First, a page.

Each year, nearly half of Americans make New Year’s resolutions, according to a 2014 study published in the “Journal of Clinical Psychology” of the University of Scranton, in Pennsylvania. Only 8 percent of the study’s respondents, however, reported actually achieving their resolutions.
How can you become part of this elusive 8 percent? Consider the underlying goal behind your New Year’s resolution. Whether you’ve resolved to find a new job, eat more healthfully, lose weight, or travel more, for example, you actually may be pursuing something more abstract: happiness.
Although the road to happiness is not a set path, some daily habits to brighten your outlook can be adopted. Here are six:
- Be present in the moment. Technology has enabled us to stay connected with distant family members and friends. It can also create barriers, however, between you and those who are physically present in your everyday life. If you’re a parent checking work email or texting on your cell phone at home, these actions may cause your child to feel neglected or frustrated, according to Harvard Clinical and Consulting Psychologist Catherine Steiner-Adair, author of the book, “The Big Disconnect: Protecting Childhood and Family Relationships in the Digital Age.” Designate “technology-free” zones at home and put the cell phone away while out spending quality time with family or friends.
- Listen more, talk less. Do you actively listen while others are speaking or are you simply waiting for your turn to talk? In his best-selling novel, “How to Win Friends & Influence People,” salesman and author Dale Carnegie advises readers to be good listeners and to encourage others to talk about themselves. By allowing others to be heard and understood, you’ll also be more effective at communicating with them.
- Fill your life with people who better it. It seems simple, doesn’t it? Spend more time around those who uplift your spirits and less time around those who don’t. If you can’t avoid a negative person, avoid engaging with him or her in any negative talk or gossip. If they start this type of dialogue with you, counteract it with a positive statement or politely change the subject. Putting others down will only bring you down, too.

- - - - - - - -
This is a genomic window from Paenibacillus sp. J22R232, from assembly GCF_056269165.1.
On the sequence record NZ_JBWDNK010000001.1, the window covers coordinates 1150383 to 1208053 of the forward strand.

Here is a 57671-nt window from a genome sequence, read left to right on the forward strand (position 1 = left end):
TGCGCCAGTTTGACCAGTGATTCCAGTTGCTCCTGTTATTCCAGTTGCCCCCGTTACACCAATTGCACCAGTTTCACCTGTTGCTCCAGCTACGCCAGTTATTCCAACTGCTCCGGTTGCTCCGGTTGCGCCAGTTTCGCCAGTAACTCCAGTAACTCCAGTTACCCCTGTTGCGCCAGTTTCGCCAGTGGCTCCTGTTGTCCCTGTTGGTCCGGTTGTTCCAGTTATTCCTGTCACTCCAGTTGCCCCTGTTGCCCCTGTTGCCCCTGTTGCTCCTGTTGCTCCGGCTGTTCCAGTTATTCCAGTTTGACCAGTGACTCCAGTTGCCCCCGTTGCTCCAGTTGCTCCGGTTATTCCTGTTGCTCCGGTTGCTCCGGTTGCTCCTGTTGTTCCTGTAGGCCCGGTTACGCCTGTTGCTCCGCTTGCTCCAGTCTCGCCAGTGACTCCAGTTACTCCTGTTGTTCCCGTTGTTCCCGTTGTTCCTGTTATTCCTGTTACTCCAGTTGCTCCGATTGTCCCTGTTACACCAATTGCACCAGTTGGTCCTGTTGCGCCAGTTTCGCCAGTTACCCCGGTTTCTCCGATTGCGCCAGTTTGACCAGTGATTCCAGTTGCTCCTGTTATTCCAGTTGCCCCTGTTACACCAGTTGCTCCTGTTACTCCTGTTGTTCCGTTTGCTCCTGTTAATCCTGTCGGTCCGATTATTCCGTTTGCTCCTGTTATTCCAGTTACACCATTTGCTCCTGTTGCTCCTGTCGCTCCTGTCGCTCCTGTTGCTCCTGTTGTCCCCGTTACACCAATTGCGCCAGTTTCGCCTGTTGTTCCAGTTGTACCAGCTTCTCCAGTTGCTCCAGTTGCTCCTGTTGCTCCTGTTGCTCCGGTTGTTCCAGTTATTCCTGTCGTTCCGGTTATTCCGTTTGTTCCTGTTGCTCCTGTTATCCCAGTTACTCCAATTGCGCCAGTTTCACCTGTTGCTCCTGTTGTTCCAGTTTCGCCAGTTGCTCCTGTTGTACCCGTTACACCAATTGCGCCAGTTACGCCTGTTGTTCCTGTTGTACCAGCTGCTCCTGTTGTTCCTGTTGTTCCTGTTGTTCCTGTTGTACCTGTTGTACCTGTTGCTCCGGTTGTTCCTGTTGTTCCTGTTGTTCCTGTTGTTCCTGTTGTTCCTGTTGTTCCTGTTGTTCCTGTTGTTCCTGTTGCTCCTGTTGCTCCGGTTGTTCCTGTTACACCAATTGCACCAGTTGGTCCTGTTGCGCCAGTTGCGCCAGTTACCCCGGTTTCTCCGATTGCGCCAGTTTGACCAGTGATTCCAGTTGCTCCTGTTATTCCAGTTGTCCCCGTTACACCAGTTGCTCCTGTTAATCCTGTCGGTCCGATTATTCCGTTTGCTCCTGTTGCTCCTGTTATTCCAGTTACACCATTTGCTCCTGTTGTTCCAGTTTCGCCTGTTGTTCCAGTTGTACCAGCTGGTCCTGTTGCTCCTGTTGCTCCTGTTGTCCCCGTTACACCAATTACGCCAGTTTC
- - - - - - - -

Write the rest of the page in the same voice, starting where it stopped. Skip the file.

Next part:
- Look forward, not back. We live in a mistake-phobic society, said Wendy Mogel, Ph.D., clinical psychologist and author of “The Blessing of a B Minus.” Mistakes can be our greatest teachers. Learn from them – and then let them go. By harboring feelings of disappointment about past events, you could be taking away valuable time and energy from accomplishing future goals.
- Take responsibility. You were late to work because of traffic. Or you had to bring lunch money to your child’s school because your spouse forgot your child’s lunch. Avoid the blame game and, instead, focus on what you can control – your actions. Maybe you could leave earlier for work and designate which days you or your spouse are responsible for packing your child’s lunch. Taking onus for your actions (or lack thereof) will help you to feel empowered to make positive changes in your life.
- Be confident in your ability to succeed. Henry Ford once said, “Whether you think you can, or you think you can’t – you’re right.” Outline your goals for the year ahead, how you plan to accomplish them and then envision yourself doing so. Positive thinking and self-talk may also be linked to health benefits, such as lower levels of distress and better psychological and physical well-being, according to the Mayo Clinic.
By focusing on the positives in life, you may, in turn, start to feel more positive yourself.
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